Bedfordshire Police: Making Contact eNewsletter: September 2010
Posted on September 13, 2010
Welcome to the latest edition of the Police Authority's e.newsletter designed to keep you informed about policing developments in Bedfordshire.
Issue 6 - September 2010
1. Policing in the 21st Century
In late July, the Home Secretary announced the Government’s plans for policing, which include greater collaboration between police forces; more use of local volunteers; and promises of less bureaucracy, greater access to information and regular beat meetings. However, the most controversial element is the proposal to introduce directly elected Police and Crime Commissioners (PCCs) to replace Police Authorities.
The Government states that Commissioners will ensure the police are held to account by the public and their role will incorporate holding the Chief Constable to Account; representing and engaging local residents; setting priorities and agreeing a strategic plan for the force; setting the force budget and the precept; and appointing and where necessary firing the Chief Constable.
In short, one person will be elected to undertake a role currently carried out by 17 members and supporting secretariat. However, it does not appear that this will reduce the amount of administration and bureaucracy, as this individual will appoint their own supporting team and it proposed that there will also be a panel of people in place to overview the work of the commissioner, known as Police and Crime Panels.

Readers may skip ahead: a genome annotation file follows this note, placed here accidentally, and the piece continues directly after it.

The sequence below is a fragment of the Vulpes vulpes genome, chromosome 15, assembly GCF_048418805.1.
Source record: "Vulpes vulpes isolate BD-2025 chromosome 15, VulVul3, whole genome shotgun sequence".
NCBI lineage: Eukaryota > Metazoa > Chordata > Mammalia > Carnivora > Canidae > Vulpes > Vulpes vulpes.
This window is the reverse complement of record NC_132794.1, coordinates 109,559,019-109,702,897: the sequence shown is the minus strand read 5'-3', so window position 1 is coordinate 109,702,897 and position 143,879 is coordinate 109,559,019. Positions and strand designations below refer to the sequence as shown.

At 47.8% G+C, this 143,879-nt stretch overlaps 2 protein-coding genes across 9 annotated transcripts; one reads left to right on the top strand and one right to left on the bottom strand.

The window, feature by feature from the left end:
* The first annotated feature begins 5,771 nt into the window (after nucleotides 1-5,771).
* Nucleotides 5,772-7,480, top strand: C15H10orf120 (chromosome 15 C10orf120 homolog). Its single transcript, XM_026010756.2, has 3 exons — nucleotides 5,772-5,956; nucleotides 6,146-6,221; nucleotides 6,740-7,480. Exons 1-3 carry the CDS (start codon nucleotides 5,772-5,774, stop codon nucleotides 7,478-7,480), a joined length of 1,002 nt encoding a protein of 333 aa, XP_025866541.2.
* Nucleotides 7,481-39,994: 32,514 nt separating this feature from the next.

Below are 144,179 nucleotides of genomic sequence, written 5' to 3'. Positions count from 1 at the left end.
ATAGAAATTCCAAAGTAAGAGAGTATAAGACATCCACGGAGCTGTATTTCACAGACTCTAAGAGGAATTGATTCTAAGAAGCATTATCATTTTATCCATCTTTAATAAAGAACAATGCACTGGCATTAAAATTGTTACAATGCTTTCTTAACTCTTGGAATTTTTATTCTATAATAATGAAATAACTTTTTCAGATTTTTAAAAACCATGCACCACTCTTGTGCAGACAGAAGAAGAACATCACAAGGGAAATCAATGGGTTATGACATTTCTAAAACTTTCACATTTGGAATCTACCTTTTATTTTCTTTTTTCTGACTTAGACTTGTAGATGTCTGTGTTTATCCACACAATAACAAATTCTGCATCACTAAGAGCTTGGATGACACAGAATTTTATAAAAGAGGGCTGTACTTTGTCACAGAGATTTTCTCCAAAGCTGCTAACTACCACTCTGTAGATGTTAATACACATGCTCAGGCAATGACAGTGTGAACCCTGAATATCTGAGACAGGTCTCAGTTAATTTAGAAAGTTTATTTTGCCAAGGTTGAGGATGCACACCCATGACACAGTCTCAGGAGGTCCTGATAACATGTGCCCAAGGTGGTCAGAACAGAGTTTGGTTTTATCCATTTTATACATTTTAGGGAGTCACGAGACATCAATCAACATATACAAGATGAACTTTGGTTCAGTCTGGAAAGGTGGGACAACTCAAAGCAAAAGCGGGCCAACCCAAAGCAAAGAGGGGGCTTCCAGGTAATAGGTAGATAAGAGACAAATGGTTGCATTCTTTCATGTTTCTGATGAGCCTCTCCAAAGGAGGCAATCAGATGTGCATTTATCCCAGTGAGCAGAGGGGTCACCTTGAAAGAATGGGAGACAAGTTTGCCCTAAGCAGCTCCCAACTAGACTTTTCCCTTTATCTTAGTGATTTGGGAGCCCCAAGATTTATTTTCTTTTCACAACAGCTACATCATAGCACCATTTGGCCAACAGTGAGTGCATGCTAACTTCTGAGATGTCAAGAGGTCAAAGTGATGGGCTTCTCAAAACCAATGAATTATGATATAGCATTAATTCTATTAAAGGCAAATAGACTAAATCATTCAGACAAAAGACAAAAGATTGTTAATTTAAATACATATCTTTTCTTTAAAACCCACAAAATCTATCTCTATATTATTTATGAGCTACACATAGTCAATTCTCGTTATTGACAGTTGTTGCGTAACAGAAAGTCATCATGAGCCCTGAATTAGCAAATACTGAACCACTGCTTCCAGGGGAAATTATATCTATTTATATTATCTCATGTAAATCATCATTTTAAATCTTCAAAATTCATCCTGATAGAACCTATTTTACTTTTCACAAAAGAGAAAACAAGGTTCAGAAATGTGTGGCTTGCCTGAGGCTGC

The proposed timescales will see the first elections take place in 2012, with Commissioners elected to serve a four year term, for a maximum of two terms.
Bedfordshire Police Authority members, having considered the proposals carefully, do not believe that PCCs can improve upon, or even deliver, the current system of governance and accountability. They have also questioned the need for change of such magnitude in the current age of austerity, when public sector funding is reducing and the demand for services is likely to increase. Change will inevitably lead to a dip in performance and additional cost at a time when attention should be focused on maintaining services and efficiency savings, both of which the Police Authority is arguably the best placed organisation to deliver.
2. Change in the Age of Austerity
Bedfordshire Police Authority has an enviable track record for driving efficiency savings and ensuring value for money. For example, between 2006-7 and 2009-10 alone the Authority has driven an efficiency programme amounting to £17.9M of which £12.5M is cashable savings.
In the current climate, with guaranteed funding cuts on the horizon (although the extent of these are still under wraps), it seems highly questionable to abolish the very body that has the most experience in efficiencies and funding issues.